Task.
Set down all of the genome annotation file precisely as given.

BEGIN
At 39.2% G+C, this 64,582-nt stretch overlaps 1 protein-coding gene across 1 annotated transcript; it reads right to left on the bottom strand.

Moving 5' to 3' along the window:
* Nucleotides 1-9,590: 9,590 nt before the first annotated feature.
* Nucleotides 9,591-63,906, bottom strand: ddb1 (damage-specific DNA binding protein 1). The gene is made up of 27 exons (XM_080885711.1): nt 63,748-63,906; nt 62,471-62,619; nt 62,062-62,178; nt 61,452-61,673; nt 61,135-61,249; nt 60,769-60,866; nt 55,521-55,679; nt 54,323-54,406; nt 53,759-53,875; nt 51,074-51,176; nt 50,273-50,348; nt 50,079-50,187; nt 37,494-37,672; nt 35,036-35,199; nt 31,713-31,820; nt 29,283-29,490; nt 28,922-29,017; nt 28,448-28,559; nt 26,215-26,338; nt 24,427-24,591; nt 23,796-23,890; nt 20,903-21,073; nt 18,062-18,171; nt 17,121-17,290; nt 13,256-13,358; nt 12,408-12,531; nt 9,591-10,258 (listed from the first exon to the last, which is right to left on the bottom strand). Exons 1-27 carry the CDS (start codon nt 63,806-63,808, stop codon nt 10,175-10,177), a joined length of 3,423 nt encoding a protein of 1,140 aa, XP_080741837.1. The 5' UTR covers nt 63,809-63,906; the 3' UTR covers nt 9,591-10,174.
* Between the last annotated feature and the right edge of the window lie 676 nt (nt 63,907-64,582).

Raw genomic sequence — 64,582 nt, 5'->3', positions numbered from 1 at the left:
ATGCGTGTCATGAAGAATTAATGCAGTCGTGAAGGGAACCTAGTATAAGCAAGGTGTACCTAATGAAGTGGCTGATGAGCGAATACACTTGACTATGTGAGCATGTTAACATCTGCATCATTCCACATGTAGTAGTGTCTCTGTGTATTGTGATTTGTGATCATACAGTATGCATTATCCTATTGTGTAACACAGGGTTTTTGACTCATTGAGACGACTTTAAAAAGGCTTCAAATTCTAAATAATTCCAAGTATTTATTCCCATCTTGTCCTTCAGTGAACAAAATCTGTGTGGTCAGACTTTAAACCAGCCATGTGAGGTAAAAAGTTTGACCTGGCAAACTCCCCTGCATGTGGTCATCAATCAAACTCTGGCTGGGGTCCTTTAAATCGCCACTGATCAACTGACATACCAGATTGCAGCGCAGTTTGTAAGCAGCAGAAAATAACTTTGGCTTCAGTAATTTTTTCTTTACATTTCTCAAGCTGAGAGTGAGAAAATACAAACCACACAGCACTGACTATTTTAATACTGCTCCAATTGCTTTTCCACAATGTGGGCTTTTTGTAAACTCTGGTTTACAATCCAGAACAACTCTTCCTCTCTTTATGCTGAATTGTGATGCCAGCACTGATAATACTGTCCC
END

At 39.2% G+C, this 64,582-nt stretch overlaps 1 protein-coding gene across 1 annotated transcript; it reads right to left on the bottom strand.

Moving 5' to 3' along the window:
* Nucleotides 1-9,590: 9,590 nt before the first annotated feature.
* Nucleotides 9,591-63,906, bottom strand: ddb1 (damage-specific DNA binding protein 1). The gene is made up of 27 exons (XM_080885711.1): nt 63,748-63,906; nt 62,471-62,619; nt 62,062-62,178; nt 61,452-61,673; nt 61,135-61,249; nt 60,769-60,866; nt 55,521-55,679; nt 54,323-54,406; nt 53,759-53,875; nt 51,074-51,176; nt 50,273-50,348; nt 50,079-50,187; nt 37,494-37,672; nt 35,036-35,199; nt 31,713-31,820; nt 29,283-29,490; nt 28,922-29,017; nt 28,448-28,559; nt 26,215-26,338; nt 24,427-24,591; nt 23,796-23,890; nt 20,903-21,073; nt 18,062-18,171; nt 17,121-17,290; nt 13,256-13,358; nt 12,408-12,531; nt 9,591-10,258 (listed from the first exon to the last, which is right to left on the bottom strand). Exons 1-27 carry the CDS (start codon nt 63,806-63,808, stop codon nt 10,175-10,177), a joined length of 3,423 nt encoding a protein of 1,140 aa, XP_080741837.1. The 5' UTR covers nt 63,809-63,906; the 3' UTR covers nt 9,591-10,174.
* Between the last annotated feature and the right edge of the window lie 676 nt (nt 63,907-64,582).

Raw genomic sequence — 64,582 nt, 5'->3', positions numbered from 1 at the left:
ATGCGTGTCATGAAGAATTAATGCAGTCGTGAAGGGAACCTAGTATAAGCAAGGTGTACCTAATGAAGTGGCTGATGAGCGAATACACTTGACTATGTGAGCATGTTAACATCTGCATCATTCCACATGTAGTAGTGTCTCTGTGTATTGTGATTTGTGATCATACAGTATGCATTATCCTATTGTGTAACACAGGGTTTTTGACTCATTGAGACGACTTTAAAAAGGCTTCAAATTCTAAATAATTCCAAGTATTTATTCCCATCTTGTCCTTCAGTGAACAAAATCTGTGTGGTCAGACTTTAAACCAGCCATGTGAGGTAAAAAGTTTGACCTGGCAAACTCCCCTGCATGTGGTCATCAATCAAACTCTGGCTGGGGTCCTTTAAATCGCCACTGATCAACTGACATACCAGATTGCAGCGCAGTTTGTAAGCAGCAGAAAATAACTTTGGCTTCAGTAATTTTTTCTTTACATTTCTCAAGCTGAGAGTGAGAAAATACAAACCACACAGCACTGACTATTTTAATACTGCTCCAATTGCTTTTCCACAATGTGGGCTTTTTGTAAACTCTGGTTTACAATCCAGAACAACTCTTCCTCTCTTTATGCTGAATTGTGATGCCAGCACTGATAATACTGTCCC